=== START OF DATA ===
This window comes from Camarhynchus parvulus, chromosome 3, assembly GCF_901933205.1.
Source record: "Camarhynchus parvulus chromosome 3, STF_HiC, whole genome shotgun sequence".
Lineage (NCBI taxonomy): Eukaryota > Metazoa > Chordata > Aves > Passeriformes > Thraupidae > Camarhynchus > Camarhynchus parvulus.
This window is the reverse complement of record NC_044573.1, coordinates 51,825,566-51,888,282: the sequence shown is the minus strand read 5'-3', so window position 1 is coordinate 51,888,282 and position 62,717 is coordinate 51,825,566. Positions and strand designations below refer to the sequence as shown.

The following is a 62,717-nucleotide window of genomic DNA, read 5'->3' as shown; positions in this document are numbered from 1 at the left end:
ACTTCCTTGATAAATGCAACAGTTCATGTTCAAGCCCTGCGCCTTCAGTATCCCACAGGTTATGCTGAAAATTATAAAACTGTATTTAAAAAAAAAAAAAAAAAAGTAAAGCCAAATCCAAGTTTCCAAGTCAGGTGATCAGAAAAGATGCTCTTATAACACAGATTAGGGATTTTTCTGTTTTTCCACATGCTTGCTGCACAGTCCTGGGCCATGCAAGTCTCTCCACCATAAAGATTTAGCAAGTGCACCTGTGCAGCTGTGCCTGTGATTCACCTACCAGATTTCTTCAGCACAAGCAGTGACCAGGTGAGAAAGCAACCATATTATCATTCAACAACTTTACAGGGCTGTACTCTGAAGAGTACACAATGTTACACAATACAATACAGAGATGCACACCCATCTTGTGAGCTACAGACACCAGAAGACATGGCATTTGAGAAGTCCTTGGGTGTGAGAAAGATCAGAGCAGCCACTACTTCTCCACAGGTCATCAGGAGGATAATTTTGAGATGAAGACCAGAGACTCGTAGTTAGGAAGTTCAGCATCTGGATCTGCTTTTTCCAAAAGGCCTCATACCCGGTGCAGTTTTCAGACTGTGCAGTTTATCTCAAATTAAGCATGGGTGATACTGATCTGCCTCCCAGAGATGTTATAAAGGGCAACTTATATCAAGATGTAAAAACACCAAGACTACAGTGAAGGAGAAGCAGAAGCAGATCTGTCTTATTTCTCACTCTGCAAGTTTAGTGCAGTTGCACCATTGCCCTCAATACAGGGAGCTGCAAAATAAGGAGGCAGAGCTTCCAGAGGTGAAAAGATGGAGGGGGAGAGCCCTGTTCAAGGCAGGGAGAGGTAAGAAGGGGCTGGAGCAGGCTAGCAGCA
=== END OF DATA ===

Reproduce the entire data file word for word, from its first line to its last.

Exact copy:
This window comes from Camarhynchus parvulus, chromosome 3, assembly GCF_901933205.1.
Source record: "Camarhynchus parvulus chromosome 3, STF_HiC, whole genome shotgun sequence".
Lineage (NCBI taxonomy): Eukaryota > Metazoa > Chordata > Aves > Passeriformes > Thraupidae > Camarhynchus > Camarhynchus parvulus.
This window is the reverse complement of record NC_044573.1, coordinates 51,825,566-51,888,282: the sequence shown is the minus strand read 5'-3', so window position 1 is coordinate 51,888,282 and position 62,717 is coordinate 51,825,566. Positions and strand designations below refer to the sequence as shown.

The following is a 62,717-nucleotide window of genomic DNA, read 5'->3' as shown; positions in this document are numbered from 1 at the left end:
ACTTCCTTGATAAATGCAACAGTTCATGTTCAAGCCCTGCGCCTTCAGTATCCCACAGGTTATGCTGAAAATTATAAAACTGTATTTAAAAAAAAAAAAAAAAAAGTAAAGCCAAATCCAAGTTTCCAAGTCAGGTGATCAGAAAAGATGCTCTTATAACACAGATTAGGGATTTTTCTGTTTTTCCACATGCTTGCTGCACAGTCCTGGGCCATGCAAGTCTCTCCACCATAAAGATTTAGCAAGTGCACCTGTGCAGCTGTGCCTGTGATTCACCTACCAGATTTCTTCAGCACAAGCAGTGACCAGGTGAGAAAGCAACCATATTATCATTCAACAACTTTACAGGGCTGTACTCTGAAGAGTACACAATGTTACACAATACAATACAGAGATGCACACCCATCTTGTGAGCTACAGACACCAGAAGACATGGCATTTGAGAAGTCCTTGGGTGTGAGAAAGATCAGAGCAGCCACTACTTCTCCACAGGTCATCAGGAGGATAATTTTGAGATGAAGACCAGAGACTCGTAGTTAGGAAGTTCAGCATCTGGATCTGCTTTTTCCAAAAGGCCTCATACCCGGTGCAGTTTTCAGACTGTGCAGTTTATCTCAAATTAAGCATGGGTGATACTGATCTGCCTCCCAGAGATGTTATAAAGGGCAACTTATATCAAGATGTAAAAACACCAAGACTACAGTGAAGGAGAAGCAGAAGCAGATCTGTCTTATTTCTCACTCTGCAAGTTTAGTGCAGTTGCACCATTGCCCTCAATACAGGGAGCTGCAAAATAAGGAGGCAGAGCTTCCAGAGGTGAAAAGATGGAGGGGGAGAGCCCTGTTCAAGGCAGGGAGAGGTAAGAAGGGGCTGGAGCAGGCTAGCAGCA